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Delivering Bad-News Messages

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Presentation on theme: "Delivering Bad-News Messages"— Presentation transcript:

1 Delivering Bad-News Messages
Chapter 7 Delivering Bad-News Messages

2 Learning Objectives 1. Explain the steps in the inductive outline and understand its use for specific situations. 2. Discuss strategies for developing the five components of a bad-news message. 3. Prepare messages refusing requests and claims. 4. Prepare messages handling problems with customers’ orders and denying credit. 5. Prepare messages providing constructive criticism, communicating negative organizational news, and responding to crises.

3 Indirect Outline for Bad-News Messages

4 Types of Bad-News Messages
Refusal of request or favor Denial of claim Denial of credit Message of constructive criticism

5 Channel Choice for Bad News: Showing Tact
Personal delivery Says message is important, shows empathy for recipient, and is rich in nonverbal cues and feedback. Electronic messages Tend to be more honest and accurate and can cause less discomfort for sender and receiver. vs.

6 Advantages of Inductive Outline
subject Identifies the ________of the letter without first turning off the reader Presents the reasons _______ the refusal, increasing understanding and acceptance Avoids a negative reaction because the refusal does not come as a ______ Closes on a neutral or ________ note before shock pleasant

7 Exceptions to Inductive Approach for Bad News
Message is second refusal to repeated request Insignificant matter is involved Request is ridiculous, unethical, or illegal Writer wants to “shake” receiver Relationship is so close that human relations can be taken for granted Sender wants to demonstrate authority

8 Developing the Opening
Begin with a _____ to cushion the bad news Avoid empty acknowledgments of the _______ Avoid ________ the bad news too early Avoid building ____ _____ by starting positively buffer obvious revealing false hopes

9 Effective Openings for Bad-News Message
Compliment Point of agreement Good news Resale A review Gratitude

10 Guidelines for Composing Reasons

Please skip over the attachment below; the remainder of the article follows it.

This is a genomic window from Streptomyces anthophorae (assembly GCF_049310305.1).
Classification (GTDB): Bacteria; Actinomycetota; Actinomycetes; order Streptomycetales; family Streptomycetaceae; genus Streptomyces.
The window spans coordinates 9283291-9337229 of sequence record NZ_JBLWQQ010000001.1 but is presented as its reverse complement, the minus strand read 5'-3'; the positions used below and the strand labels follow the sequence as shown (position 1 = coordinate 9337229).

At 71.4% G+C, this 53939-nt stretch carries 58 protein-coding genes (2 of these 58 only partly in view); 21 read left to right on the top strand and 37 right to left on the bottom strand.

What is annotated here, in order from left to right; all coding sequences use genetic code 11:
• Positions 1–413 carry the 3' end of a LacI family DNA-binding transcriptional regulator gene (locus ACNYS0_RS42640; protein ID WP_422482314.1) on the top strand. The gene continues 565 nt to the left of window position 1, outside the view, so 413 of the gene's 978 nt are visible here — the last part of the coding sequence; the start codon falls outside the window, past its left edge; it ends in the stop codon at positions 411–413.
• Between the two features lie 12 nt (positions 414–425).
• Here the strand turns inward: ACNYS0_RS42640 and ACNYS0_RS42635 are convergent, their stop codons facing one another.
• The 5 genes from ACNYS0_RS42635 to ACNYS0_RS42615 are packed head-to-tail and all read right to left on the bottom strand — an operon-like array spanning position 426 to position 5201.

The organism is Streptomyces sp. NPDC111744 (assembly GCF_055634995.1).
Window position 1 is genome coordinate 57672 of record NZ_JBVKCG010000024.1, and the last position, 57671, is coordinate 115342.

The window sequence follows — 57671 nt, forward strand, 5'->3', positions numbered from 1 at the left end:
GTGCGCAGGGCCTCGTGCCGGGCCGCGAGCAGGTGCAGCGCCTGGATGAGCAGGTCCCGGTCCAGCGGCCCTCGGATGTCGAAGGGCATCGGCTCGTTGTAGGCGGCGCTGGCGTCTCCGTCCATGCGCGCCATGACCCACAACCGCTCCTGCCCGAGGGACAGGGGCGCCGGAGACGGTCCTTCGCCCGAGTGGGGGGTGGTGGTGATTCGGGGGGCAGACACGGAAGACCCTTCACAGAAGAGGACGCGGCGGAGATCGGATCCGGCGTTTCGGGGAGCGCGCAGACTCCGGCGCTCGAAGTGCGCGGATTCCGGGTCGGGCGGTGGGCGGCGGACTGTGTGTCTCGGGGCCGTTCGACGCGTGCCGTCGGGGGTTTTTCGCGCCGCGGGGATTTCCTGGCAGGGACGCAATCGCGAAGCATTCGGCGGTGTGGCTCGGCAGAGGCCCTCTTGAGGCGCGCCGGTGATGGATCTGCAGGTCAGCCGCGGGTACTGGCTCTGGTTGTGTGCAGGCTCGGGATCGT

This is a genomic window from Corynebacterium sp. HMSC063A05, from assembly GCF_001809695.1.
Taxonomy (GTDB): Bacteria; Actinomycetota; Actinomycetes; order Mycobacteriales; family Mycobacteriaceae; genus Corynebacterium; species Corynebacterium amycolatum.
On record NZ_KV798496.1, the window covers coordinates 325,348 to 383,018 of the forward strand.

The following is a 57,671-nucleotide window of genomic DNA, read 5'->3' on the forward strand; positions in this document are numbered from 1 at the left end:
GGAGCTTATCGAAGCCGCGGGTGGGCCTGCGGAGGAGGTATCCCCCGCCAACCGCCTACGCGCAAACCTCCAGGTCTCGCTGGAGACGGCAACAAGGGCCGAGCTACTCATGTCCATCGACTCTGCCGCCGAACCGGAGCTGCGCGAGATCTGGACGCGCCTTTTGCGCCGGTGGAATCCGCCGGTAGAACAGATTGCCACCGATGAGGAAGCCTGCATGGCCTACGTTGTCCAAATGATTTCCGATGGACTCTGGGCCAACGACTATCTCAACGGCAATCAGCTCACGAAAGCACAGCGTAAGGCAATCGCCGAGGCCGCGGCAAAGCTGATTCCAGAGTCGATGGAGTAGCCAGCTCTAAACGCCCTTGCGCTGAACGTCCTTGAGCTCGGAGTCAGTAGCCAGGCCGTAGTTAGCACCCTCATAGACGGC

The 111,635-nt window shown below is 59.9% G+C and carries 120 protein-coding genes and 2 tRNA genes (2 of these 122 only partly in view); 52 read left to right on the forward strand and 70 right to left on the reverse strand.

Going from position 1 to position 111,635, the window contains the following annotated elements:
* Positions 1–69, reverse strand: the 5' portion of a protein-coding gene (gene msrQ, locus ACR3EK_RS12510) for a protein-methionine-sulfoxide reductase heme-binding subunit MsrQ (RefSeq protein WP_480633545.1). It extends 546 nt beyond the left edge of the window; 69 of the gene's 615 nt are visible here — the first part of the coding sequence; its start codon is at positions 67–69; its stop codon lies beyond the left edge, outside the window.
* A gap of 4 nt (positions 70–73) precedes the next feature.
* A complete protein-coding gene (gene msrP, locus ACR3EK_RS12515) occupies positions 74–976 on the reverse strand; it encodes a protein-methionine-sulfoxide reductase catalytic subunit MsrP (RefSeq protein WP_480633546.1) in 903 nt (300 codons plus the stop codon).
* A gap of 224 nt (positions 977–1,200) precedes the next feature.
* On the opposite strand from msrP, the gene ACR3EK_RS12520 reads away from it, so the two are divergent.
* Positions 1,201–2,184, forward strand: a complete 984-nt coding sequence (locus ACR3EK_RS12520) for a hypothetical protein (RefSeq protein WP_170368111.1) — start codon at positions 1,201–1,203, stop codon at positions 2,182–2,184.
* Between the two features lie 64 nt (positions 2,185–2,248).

Provide a smooth transition from opening paragraph Include concise discussion that is logical to reader Show reader benefits and consideration Avoid using company policy as reason

11 Wording the Bad-News Statement
Position bad news strategically Use passive voice, general terms, and abstract nouns Use positive language to accentuate anything good Imply refusal, but only if the receiver can still understand the message

12 Offering a Counterproposal or “Silver Lining”
State s what you can do or offer (tang ible or intan gible ) Provi des a thou ght that turns the discu ssion back in a positi ve direc tion Counterproposal Silver lining

13 Techniques for Closing Positively
De-emphasize the negative Unify the message Include a positive, forward-looking idea Reference pleasant idea from discussion Use resale or sales promotion Express willingness to help in another way

14 To Close Positively, Avoid . . .
________ to the bad news _____ statements that seem shallow or superficial Statements that could _________ the refusal or promote future __________ Returning Trite undermine controversy

15 Delivering Constructive Criticism
Gives the communicator a feeling of having exercised ___________ Allows management to learn of _______ that need to be made Allows staff to modify techniques and become more _________ Helps staff perform better in the _____ responsibility changes successful future

16 Sharing Negative Organizational News
Convey the bad news as soon as possible Give a complete, rational explanation Show empathy and respond to feelings Follow up

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